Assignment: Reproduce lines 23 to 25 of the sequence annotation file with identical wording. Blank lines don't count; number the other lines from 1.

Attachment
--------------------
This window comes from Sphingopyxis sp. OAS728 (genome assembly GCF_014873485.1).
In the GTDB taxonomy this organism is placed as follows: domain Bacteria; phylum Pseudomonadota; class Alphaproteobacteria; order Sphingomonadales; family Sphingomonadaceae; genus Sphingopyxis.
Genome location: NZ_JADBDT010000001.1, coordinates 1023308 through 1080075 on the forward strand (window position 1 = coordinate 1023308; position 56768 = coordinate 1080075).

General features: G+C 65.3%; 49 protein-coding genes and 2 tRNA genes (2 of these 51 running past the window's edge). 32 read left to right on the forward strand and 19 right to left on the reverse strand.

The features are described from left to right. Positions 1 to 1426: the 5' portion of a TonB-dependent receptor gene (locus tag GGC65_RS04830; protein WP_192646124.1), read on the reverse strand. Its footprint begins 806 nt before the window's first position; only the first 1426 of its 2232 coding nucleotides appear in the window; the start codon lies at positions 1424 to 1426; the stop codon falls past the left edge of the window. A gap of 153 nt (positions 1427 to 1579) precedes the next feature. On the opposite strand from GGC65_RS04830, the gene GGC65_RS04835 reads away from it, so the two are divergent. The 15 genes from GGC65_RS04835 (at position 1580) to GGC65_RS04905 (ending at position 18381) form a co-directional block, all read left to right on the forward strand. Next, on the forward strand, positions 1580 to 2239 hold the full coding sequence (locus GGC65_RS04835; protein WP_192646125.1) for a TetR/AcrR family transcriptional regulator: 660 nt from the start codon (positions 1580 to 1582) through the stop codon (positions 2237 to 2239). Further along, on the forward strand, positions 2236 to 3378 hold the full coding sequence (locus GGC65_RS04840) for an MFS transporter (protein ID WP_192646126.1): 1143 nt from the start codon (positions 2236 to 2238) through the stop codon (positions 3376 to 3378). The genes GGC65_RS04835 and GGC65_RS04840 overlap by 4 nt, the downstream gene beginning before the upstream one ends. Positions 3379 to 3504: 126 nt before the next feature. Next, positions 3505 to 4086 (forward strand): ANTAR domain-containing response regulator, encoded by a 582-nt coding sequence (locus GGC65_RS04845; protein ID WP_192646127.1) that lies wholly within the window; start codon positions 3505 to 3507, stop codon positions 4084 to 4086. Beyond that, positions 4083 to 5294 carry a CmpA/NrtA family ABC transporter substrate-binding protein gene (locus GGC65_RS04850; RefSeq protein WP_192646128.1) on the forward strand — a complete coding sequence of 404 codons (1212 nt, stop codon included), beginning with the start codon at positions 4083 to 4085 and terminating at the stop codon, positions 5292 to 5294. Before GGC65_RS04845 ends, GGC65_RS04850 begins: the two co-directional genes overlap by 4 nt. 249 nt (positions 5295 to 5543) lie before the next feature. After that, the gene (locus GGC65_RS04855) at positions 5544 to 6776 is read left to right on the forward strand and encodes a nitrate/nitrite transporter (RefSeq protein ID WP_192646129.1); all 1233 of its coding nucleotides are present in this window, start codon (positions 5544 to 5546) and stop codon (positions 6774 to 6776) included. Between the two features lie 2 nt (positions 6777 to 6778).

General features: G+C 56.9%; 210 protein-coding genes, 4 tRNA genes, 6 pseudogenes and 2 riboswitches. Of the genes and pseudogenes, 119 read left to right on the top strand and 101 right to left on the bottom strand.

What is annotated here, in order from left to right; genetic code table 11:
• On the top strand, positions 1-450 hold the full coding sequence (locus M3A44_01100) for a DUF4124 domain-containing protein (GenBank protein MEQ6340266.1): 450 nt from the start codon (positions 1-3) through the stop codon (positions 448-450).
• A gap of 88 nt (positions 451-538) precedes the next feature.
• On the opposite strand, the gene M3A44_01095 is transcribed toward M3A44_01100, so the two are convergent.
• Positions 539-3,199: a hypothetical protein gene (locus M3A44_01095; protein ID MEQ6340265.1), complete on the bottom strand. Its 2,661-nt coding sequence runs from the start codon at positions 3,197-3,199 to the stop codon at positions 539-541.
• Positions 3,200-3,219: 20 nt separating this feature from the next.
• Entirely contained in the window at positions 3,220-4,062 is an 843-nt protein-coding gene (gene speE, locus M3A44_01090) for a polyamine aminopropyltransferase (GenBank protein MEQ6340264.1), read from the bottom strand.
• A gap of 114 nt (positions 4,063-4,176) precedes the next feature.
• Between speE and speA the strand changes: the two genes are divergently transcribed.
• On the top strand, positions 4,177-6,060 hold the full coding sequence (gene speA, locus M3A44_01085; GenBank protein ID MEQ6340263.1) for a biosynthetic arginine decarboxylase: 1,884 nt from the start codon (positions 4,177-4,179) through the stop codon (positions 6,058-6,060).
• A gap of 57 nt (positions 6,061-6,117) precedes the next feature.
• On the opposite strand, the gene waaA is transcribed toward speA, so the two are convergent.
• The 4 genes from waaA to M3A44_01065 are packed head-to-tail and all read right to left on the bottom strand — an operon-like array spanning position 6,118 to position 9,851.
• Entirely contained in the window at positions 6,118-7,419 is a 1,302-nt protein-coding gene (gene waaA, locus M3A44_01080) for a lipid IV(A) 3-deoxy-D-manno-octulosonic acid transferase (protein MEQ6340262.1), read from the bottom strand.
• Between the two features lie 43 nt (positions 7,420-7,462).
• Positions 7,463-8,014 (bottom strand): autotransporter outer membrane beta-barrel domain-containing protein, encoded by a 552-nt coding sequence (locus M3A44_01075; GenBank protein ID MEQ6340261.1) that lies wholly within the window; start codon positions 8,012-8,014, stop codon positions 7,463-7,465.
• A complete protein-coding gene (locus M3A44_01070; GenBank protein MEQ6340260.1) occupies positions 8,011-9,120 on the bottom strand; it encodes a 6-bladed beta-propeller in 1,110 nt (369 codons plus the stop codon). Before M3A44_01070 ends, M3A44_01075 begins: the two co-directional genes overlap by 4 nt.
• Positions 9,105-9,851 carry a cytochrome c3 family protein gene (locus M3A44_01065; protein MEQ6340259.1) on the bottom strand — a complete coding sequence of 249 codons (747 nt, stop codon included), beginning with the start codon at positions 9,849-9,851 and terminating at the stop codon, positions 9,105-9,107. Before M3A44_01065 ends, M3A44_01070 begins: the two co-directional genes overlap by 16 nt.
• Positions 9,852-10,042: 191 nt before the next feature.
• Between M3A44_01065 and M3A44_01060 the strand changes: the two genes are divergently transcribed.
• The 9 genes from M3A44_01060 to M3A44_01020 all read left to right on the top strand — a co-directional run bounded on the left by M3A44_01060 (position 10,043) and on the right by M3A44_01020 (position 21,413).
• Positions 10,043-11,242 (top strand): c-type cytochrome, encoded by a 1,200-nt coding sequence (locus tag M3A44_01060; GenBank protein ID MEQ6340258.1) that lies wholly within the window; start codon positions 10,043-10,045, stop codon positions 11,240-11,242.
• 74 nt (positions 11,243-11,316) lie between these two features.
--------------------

• A complete protein-coding gene (locus M3A44_01070; GenBank protein MEQ6340260.1) occupies positions 8,011-9,120 on the bottom strand; it encodes a 6-bladed beta-propeller in 1,110 nt (369 codons plus the stop codon). Before M3A44_01070 ends, M3A44_01075 begins: the two co-directional genes overlap by 4 nt.
• Positions 9,105-9,851 carry a cytochrome c3 family protein gene (locus M3A44_01065; protein MEQ6340259.1) on the bottom strand — a complete coding sequence of 249 codons (747 nt, stop codon included), beginning with the start codon at positions 9,849-9,851 and terminating at the stop codon, positions 9,105-9,107. Before M3A44_01065 ends, M3A44_01070 begins: the two co-directional genes overlap by 16 nt.
• Positions 9,852-10,042: 191 nt before the next feature.